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As the process starts, there are certain chemical factors that are released. These chemical factors are in turn responsible for cellular changes and vascular changes that are in turn translated as inflammation…
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­­ Introduction Inflammatory responses are normally initiated by injury or trauma. As the process starts, there are certain chemical factors that are released. These chemical factors are in turn responsible for cellular changes and vascular changes that are in turn translated as inflammation. These compounds are known to originate mainly from plasma, mast cells, the lining of the blood cells which is gladdened with endothelial cells, damaged cell tissues platelets and white blood cells. During inflammation, one of the chemicals that are released is histamine. The cells release this chemical and it in turn triggers a rise in vascular permeability as well as vasodilatation.
PTSD and the complement system
PTSD normally associates with hyper activation of the classical pathway of the complement. The over-activation of the terminal pathway is a characteristic of PTSD. The complement alternative pathway is also hypo activated (Allison, 2008). Thus, components related to the inflammatory process are also involved in the pathogenesis of the phenomenon that is PTSD. The processes involved with and associated with PTSD is the common thing among the PTSD patients. These methods deal with the various mentioned components (Ryan, 2012).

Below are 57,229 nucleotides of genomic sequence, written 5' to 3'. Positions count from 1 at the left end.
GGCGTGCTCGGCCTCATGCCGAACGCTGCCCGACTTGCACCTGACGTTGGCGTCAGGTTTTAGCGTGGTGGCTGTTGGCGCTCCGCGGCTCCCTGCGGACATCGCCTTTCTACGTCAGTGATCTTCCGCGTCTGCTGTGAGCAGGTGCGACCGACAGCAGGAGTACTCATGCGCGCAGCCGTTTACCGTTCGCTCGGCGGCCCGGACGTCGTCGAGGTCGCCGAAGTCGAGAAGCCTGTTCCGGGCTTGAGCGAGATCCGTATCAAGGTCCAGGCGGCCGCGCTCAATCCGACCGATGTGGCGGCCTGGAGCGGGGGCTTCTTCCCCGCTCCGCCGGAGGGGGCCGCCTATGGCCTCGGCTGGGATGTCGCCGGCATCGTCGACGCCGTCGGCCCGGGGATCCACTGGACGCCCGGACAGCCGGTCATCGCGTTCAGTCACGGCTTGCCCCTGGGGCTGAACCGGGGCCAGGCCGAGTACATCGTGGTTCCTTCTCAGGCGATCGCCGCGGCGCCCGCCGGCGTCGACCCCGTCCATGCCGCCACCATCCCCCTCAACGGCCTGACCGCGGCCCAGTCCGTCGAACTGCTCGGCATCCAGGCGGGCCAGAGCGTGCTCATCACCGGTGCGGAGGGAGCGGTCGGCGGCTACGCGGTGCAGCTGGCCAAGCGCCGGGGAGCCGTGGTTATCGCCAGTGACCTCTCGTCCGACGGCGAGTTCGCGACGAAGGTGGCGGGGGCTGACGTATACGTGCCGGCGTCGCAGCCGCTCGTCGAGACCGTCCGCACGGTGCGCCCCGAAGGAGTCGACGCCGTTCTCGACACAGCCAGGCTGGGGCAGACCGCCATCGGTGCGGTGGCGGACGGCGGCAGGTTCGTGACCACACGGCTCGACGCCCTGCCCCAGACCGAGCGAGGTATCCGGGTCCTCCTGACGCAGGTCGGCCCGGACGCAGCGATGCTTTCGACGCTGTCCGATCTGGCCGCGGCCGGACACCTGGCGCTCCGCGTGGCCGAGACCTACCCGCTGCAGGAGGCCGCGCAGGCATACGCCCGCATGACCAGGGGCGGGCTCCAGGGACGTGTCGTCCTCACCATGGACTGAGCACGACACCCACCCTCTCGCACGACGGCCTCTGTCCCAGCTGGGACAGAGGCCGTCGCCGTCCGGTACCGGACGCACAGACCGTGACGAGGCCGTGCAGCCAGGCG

Inflammatory responses and the brain
Neuroendocrinology responses initiated by stress explains the interactions between the CNS and the immune system. Neuroendocrine responses initiated by stress and the nervous system are mediated by hypothalamic CRF. Inflammatory responses affect mood because of the interconnection between CNS and the immune system. Prolonged inflammatory responses result in a bad mood. Factors that might cause an inflammatory process to be pronged include the nature of the injury causing the inflammation (Friedman, 2007).
An extremely stressful situation might lead to the dysregulation of cortisol. This occurrence can lead to the perpetuation of feelings of depression. Thus, PTSD can prolong the inflammation process.
Allison, A. (2008). Inflammation. Berlin: Springer-Verlag.
Friedman, M. (2007).Handbook of PTSD: Science and practice. New York: Guilford Press.
Joseph, S., & Williams, R. (2007).Understanding post-traumatic stress a psychosocial perspective on PTSD and treatment.Chichester: J. Wiley.
Ryan, G. (2012). Inflammation. Kalamazoo, Mich.: Upjohn. Read More
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